All but the wall with the bell tower had pretty much tumbled down when Father Francis Bouchu came on the scene in the mid-19th century and it is thanks to his single-handed efforts that we have the present day church at Mission Espada. Arriving in Texas from France in 1854, he was first assigned to assist at the old church of San Fernando where he was in charge of the ministering to the Spanish-speaking parishioners.
Acquiring land tracts at Espada out of what little money he had, Father Bouchu was later assigned there and set about rebuilding the abandoned church with his own hands. His original plan was to restore it to approximately what it had looked like in 1824, but the reconstructed church, completed by 1887, included touches of his own as well. Father Bouchu also was responsible for building a school in the compound and did much to revive the community as a parish.
Following the single-story convento constructed by Smith in the 1950s, the next activity at Espada came in the 1980s, when Ford, Powell & Carson undertook structural stabilization of the convento’s west wall, followed by structural underpinning of the south wall in 2000.
“In a sense, this project is really a continuation of those two earlier phases of structural stabilization,” Nau said. “We’re basically treating all the stuff that wasn’t treated before and kind of reinforcing what was done then.”
The present work will be the last of the mission projects funded by the Old Spanish Missions Capital Campaign, which raised $15.5 million, with about half of that earmarked for endowment. With the previously designated restoration work completed for Missions Concepción, San José and San Juan, their next goal, said Nau, is to update the 2003 assessment from which those projects came.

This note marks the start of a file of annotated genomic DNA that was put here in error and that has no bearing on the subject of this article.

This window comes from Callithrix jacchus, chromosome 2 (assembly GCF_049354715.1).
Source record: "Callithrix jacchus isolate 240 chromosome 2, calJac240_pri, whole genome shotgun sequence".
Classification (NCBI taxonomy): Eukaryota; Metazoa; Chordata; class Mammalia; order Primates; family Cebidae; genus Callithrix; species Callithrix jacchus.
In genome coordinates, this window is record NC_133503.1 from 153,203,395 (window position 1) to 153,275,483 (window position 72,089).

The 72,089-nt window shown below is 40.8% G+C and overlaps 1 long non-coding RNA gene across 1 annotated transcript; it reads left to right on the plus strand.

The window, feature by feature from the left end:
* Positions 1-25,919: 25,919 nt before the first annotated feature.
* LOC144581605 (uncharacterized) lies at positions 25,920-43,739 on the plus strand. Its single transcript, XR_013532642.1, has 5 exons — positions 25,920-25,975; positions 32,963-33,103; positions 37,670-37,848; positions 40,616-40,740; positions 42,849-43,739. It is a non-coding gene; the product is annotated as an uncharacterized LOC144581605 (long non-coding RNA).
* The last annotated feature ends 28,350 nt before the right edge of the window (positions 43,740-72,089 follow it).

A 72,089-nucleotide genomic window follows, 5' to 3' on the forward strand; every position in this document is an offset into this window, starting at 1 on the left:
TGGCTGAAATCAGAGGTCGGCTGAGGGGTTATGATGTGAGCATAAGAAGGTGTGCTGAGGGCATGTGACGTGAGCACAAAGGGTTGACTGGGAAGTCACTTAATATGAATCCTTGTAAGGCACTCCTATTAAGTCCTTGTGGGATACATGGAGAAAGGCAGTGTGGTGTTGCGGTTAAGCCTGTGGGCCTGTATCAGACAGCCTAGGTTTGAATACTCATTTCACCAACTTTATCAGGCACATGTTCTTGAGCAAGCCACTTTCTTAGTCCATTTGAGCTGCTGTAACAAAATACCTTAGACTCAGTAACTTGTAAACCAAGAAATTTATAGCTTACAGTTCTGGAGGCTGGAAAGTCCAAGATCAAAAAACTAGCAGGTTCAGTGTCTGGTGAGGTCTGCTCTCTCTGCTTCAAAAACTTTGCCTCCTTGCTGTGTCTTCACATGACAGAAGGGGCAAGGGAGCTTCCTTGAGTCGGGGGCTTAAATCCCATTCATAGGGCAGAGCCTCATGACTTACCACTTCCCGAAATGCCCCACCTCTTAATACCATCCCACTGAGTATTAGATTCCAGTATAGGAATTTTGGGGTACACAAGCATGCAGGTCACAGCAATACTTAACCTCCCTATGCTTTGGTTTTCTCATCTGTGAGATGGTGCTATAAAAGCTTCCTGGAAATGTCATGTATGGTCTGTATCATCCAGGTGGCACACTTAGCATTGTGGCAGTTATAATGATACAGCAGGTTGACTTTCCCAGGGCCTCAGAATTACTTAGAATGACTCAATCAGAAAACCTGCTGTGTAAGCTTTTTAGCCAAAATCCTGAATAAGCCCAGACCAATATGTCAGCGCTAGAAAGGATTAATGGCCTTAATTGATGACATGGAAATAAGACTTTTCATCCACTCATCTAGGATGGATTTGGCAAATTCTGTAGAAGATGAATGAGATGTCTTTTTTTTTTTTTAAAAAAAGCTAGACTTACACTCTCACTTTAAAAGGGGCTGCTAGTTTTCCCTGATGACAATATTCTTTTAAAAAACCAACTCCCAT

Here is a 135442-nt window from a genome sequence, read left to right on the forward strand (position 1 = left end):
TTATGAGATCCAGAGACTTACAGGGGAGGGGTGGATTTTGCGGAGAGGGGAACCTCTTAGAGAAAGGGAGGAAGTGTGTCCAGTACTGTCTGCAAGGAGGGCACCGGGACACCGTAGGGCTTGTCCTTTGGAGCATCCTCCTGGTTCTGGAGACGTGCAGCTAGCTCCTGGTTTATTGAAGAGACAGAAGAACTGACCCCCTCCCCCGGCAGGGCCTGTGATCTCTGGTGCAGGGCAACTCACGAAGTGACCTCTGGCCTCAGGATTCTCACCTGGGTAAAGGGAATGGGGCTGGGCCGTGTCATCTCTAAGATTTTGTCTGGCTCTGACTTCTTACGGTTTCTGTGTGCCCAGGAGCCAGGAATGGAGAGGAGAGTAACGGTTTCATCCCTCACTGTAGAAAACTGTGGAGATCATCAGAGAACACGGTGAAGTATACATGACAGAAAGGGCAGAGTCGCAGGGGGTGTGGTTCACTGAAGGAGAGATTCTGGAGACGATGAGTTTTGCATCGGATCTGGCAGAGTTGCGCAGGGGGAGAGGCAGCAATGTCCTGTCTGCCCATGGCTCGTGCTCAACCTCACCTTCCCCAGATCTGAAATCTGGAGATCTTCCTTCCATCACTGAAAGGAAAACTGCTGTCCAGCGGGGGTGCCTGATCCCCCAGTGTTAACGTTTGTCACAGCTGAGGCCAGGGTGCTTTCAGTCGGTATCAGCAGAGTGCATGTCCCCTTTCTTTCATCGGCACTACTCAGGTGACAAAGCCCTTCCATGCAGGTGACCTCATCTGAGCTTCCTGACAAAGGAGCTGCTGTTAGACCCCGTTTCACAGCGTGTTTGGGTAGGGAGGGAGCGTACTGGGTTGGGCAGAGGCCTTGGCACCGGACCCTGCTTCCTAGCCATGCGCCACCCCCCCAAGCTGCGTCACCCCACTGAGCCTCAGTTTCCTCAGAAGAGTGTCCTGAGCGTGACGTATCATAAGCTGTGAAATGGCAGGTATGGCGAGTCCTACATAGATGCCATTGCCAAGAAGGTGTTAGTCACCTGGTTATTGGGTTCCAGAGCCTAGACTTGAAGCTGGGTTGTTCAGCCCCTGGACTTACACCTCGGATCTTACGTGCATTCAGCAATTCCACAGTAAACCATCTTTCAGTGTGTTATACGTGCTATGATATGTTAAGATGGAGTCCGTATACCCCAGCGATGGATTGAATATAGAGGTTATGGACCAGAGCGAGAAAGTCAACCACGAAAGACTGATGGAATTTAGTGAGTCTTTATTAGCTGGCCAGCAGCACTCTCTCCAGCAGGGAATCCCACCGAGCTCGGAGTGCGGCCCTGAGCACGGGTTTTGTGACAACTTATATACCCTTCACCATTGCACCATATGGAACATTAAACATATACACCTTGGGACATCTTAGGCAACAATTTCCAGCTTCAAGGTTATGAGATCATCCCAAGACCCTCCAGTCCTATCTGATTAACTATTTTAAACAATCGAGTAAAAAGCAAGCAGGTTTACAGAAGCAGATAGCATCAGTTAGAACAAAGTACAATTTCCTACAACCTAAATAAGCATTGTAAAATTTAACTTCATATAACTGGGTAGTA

“We’ll be reassessing where we are,” she explained, “prioritizing any potential future projects, especially those related to conservation of the colonial fabric.” This will also include a maintenance plan for the mission parishes.
Work on the church itself is scheduled to be completed by Christmas, with the adjoining buildings taking a month longer. Landscaping and site improvements in the parking lot, which is to be resurfaced with reinforced grass to blend in with the grassy compound, will take additional time.
Meanwhile, the solitary statue of St. Francis will continue watching over the mission compound and keeping an eye out for the expected on-site visit in September by UNESCO for approval of San Antonio’s missions for the World Heritage List.
Missing in Action
When parishioners and visitors return to Mission Espada at the end of the present restoration, they will miss a familiar face — that of Dominic, Wolnik’s feline companion who made his home on the mission grounds for 15 years.
While black and white Dominic’s younger sidekick, orange and white Moses, adapted to Brother Jerome’s move to new living quarters nearby and the noise of the work in progress (even making friends with at least one of the workmen,) the disgruntled Dominic has apparently taken off for parts unknown — with or without assistance.
Brother Jerome surmises that the cat’s normal peaceful residence at the mission having been disturbed, he would have been only too happy to hop into someone’s car and ride off to a quieter one. Still, he is missed and there is always the hope that the affable cat, (long-haired and the size of a large raccoon) will intuitively know when the restoration work is complete and return to his mission home.The statue of St. Francis in the garden will be keeping a light on for him.
*Featured/top image: The statue of St. Francis of Assisi, whose order founded the San Antonio missions, is keeping watch over restoration work at Mission Espada. Photo by Carol Baas Sowa.
This article has been republished with permission from Today’s Catholic.